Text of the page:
FAA Publishes SMS Rule

Tomorrow (January 8), the FAA will publish its SMS final rule for air carriers.

The industry has been waiting several years for this rule.  In fact, Congress mandated this air carrier SMS rule in 2010, with a final rule date not later than August 1, 2012.


The new rule applies to part 121 carriers, and requires them to submit an implementation plan to the FAA for review no later than September 9, 2015.  The implementation plan must be approved no later than March 9, 2016.  The plan must be fully implemented not later than March 9, 2018.

The FAA has estimated that the 90 domestic Part 121 air carriers will spend about 82 million dollars implementing and running SMS programs over the next ten years.  But these estimates are based on a man-power analysis that seems a little light.  Compliance with FAA requirements often takes more effort than what the FAA is estimating in its cost-benefit analysis.

This regulation should serve as a template for later SMS rules for manufacturers and repair stations.  An ICAO Standard and Recommended Practice (SARP) requires SMS regulations to be applied against air carriers, manufacturers and repair stations.  Many discussions of those rules have centered around reliance on the same Part 5 SMS rule that serves as the core of this rulemaking activity.


There are significant new record-keeping requirements in this rule.  The FAA is required to get OMB approval before it can impose new record-keeping requirements.  The rulemaking preamble admits that the OMB approval has not yet been issued, but promises to publish the OMB approval number when (if) it is issued.  The industry should keep careful watch on this – it has happened in the past that the FAA has sought to enforce record-keeping requirements before the OMB approval number was issued (or in the absence of such an approval number).  If the OMB approval number is not published by the time the implementation plans are due (in September) then air carriers may want to submit implementation plans without recordkeeping components.

The new records that must be created and maintained by air carriers will include:

  • records of outputs of safety risk management processes
  • records of outputs of safety assurance processes
  • records of all training

In addition, air carriers will be required to develop and maintain communication mechanisms that accomplish the following, and records of all of these communications must also be maintained:

  • Ensure that employees are aware of the SMS policies, processes, and tools that are relevant totheir responsibilities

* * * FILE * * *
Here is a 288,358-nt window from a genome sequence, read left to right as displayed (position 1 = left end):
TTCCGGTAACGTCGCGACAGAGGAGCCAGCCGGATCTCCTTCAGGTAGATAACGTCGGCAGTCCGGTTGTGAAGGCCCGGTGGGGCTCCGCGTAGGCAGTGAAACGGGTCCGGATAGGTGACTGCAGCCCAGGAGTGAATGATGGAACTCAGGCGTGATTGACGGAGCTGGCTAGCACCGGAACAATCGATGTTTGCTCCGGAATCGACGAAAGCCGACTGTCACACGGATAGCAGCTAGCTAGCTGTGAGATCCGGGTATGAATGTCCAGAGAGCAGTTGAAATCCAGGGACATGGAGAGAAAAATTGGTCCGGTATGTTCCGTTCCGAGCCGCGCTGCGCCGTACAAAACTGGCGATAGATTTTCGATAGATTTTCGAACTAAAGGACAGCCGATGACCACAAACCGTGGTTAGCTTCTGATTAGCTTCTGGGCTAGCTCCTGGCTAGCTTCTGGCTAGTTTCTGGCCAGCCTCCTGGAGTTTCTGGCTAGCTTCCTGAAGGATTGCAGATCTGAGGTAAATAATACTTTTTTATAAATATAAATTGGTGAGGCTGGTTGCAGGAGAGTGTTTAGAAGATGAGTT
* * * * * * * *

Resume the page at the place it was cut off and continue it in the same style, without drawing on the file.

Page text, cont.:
• Convey hazard information relevant to each employee’s responsibilities
  • Explains why each safety action has been taken (the FAA has not defined this term, “safety action,” but preambulatory language suggests that any reactive or proactive action taken to enhance safety may meet this description, so this could include each piloting decision, each dispatch decision, and even the decision to purchase a part from one vendor instead of another vendor)
  • Explain why each safety procedure is introduced or changed
  • Explain the reason for each safety procedure change

How Might This Affect Distribution?

A lot of the specifics about SMS are left open to interpretation. As a consequence, it is impossible to predict with any accuracy what sort of data requests will be directed from air carriers to their distributors. But it is not absurd to believe that some air carriers may impose data requirements on distributors in order to support their safety risk and safety assurance obligations.

On the other hand, this might be good for aircraft parts distribution. If air carriers are required to justify their safety decisions, and this extends to parts procurement decision, then a decision to purchase from an accredited distributor is justifiable, based on the FAA’s determination that such purchase is a sound safety practice (not to mention the FAA audit of the AC 00-56 program which found the program to be effective).

About Jason Dickstein
Mr. Dickstein is the President of the Washington Aviation Group, a Washington, DC-based aviation law firm. He represents several aviation trade associations, including the Aviation Suppliers Association, the Aircraft Electronics Association, the Aircraft Fleet Recycling Association and the Modification and Replacement Parts Association.

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